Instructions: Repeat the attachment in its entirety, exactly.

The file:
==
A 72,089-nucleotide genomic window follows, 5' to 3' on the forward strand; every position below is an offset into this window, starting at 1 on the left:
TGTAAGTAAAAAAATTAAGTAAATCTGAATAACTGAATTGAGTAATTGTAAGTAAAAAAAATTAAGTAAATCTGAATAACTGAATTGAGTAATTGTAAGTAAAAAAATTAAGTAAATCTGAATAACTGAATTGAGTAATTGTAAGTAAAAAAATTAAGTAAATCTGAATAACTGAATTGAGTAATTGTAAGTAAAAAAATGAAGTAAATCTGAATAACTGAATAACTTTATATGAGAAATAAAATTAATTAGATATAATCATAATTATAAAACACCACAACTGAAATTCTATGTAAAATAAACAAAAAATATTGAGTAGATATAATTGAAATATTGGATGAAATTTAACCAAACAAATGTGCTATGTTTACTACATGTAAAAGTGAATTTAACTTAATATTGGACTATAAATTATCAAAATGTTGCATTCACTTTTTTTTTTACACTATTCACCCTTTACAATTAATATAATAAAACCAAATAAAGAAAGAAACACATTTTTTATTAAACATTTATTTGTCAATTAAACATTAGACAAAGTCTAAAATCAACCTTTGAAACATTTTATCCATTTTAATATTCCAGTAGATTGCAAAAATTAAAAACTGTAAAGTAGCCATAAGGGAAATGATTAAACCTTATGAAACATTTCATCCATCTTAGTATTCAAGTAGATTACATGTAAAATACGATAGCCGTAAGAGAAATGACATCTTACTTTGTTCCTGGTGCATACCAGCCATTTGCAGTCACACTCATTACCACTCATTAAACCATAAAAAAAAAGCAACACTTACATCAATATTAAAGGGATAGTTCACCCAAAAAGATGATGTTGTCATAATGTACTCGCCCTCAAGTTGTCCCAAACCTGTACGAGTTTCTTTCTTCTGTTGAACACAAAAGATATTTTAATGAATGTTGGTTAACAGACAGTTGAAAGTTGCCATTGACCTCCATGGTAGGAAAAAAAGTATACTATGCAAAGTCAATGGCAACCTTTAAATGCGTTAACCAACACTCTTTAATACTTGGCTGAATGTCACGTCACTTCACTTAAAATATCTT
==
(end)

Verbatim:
A 72,089-nucleotide genomic window follows, 5' to 3' on the forward strand; every position below is an offset into this window, starting at 1 on the left:
TGTAAGTAAAAAAATTAAGTAAATCTGAATAACTGAATTGAGTAATTGTAAGTAAAAAAAATTAAGTAAATCTGAATAACTGAATTGAGTAATTGTAAGTAAAAAAATTAAGTAAATCTGAATAACTGAATTGAGTAATTGTAAGTAAAAAAATTAAGTAAATCTGAATAACTGAATTGAGTAATTGTAAGTAAAAAAATGAAGTAAATCTGAATAACTGAATAACTTTATATGAGAAATAAAATTAATTAGATATAATCATAATTATAAAACACCACAACTGAAATTCTATGTAAAATAAACAAAAAATATTGAGTAGATATAATTGAAATATTGGATGAAATTTAACCAAACAAATGTGCTATGTTTACTACATGTAAAAGTGAATTTAACTTAATATTGGACTATAAATTATCAAAATGTTGCATTCACTTTTTTTTTTACACTATTCACCCTTTACAATTAATATAATAAAACCAAATAAAGAAAGAAACACATTTTTTATTAAACATTTATTTGTCAATTAAACATTAGACAAAGTCTAAAATCAACCTTTGAAACATTTTATCCATTTTAATATTCCAGTAGATTGCAAAAATTAAAAACTGTAAAGTAGCCATAAGGGAAATGATTAAACCTTATGAAACATTTCATCCATCTTAGTATTCAAGTAGATTACATGTAAAATACGATAGCCGTAAGAGAAATGACATCTTACTTTGTTCCTGGTGCATACCAGCCATTTGCAGTCACACTCATTACCACTCATTAAACCATAAAAAAAAAGCAACACTTACATCAATATTAAAGGGATAGTTCACCCAAAAAGATGATGTTGTCATAATGTACTCGCCCTCAAGTTGTCCCAAACCTGTACGAGTTTCTTTCTTCTGTTGAACACAAAAGATATTTTAATGAATGTTGGTTAACAGACAGTTGAAAGTTGCCATTGACCTCCATGGTAGGAAAAAAAGTATACTATGCAAAGTCAATGGCAACCTTTAAATGCGTTAACCAACACTCTTTAATACTTGGCTGAATGTCACGTCACTTCACTTAAAATATCTT